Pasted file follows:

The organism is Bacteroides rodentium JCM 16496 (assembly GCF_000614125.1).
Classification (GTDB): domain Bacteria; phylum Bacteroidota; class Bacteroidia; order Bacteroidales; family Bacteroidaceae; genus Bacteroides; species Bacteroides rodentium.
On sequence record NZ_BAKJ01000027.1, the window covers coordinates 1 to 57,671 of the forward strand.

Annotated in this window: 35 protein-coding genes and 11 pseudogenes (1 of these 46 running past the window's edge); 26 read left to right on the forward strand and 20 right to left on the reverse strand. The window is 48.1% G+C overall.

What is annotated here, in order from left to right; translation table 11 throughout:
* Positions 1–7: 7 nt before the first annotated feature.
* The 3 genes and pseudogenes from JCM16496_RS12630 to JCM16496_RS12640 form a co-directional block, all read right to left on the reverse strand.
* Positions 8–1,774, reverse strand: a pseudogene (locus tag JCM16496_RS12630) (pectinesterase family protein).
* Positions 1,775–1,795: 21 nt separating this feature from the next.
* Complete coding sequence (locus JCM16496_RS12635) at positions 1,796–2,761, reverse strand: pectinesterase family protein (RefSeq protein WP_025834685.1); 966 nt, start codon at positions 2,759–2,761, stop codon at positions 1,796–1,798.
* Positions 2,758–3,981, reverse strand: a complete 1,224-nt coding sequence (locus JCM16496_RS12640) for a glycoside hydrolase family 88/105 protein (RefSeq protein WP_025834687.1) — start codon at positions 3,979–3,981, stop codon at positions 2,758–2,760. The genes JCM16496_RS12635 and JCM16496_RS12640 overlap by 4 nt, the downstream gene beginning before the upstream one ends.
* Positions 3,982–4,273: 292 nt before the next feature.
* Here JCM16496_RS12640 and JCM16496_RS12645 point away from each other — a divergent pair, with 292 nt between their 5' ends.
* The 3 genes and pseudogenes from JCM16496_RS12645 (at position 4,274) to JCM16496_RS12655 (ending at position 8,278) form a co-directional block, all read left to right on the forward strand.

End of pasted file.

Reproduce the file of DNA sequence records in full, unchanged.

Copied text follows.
The organism is Bacteroides rodentium JCM 16496 (assembly GCF_000614125.1).
Classification (GTDB): domain Bacteria; phylum Bacteroidota; class Bacteroidia; order Bacteroidales; family Bacteroidaceae; genus Bacteroides; species Bacteroides rodentium.
On sequence record NZ_BAKJ01000027.1, the window covers coordinates 1 to 57,671 of the forward strand.

Annotated in this window: 35 protein-coding genes and 11 pseudogenes (1 of these 46 running past the window's edge); 26 read left to right on the forward strand and 20 right to left on the reverse strand. The window is 48.1% G+C overall.

What is annotated here, in order from left to right; translation table 11 throughout:
* Positions 1–7: 7 nt before the first annotated feature.
* The 3 genes and pseudogenes from JCM16496_RS12630 to JCM16496_RS12640 form a co-directional block, all read right to left on the reverse strand.
* Positions 8–1,774, reverse strand: a pseudogene (locus tag JCM16496_RS12630) (pectinesterase family protein).
* Positions 1,775–1,795: 21 nt separating this feature from the next.
* Complete coding sequence (locus JCM16496_RS12635) at positions 1,796–2,761, reverse strand: pectinesterase family protein (RefSeq protein WP_025834685.1); 966 nt, start codon at positions 2,759–2,761, stop codon at positions 1,796–1,798.
* Positions 2,758–3,981, reverse strand: a complete 1,224-nt coding sequence (locus JCM16496_RS12640) for a glycoside hydrolase family 88/105 protein (RefSeq protein WP_025834687.1) — start codon at positions 3,979–3,981, stop codon at positions 2,758–2,760. The genes JCM16496_RS12635 and JCM16496_RS12640 overlap by 4 nt, the downstream gene beginning before the upstream one ends.
* Positions 3,982–4,273: 292 nt before the next feature.
* Here JCM16496_RS12640 and JCM16496_RS12645 point away from each other — a divergent pair, with 292 nt between their 5' ends.
* The 3 genes and pseudogenes from JCM16496_RS12645 (at position 4,274) to JCM16496_RS12655 (ending at position 8,278) form a co-directional block, all read left to right on the forward strand.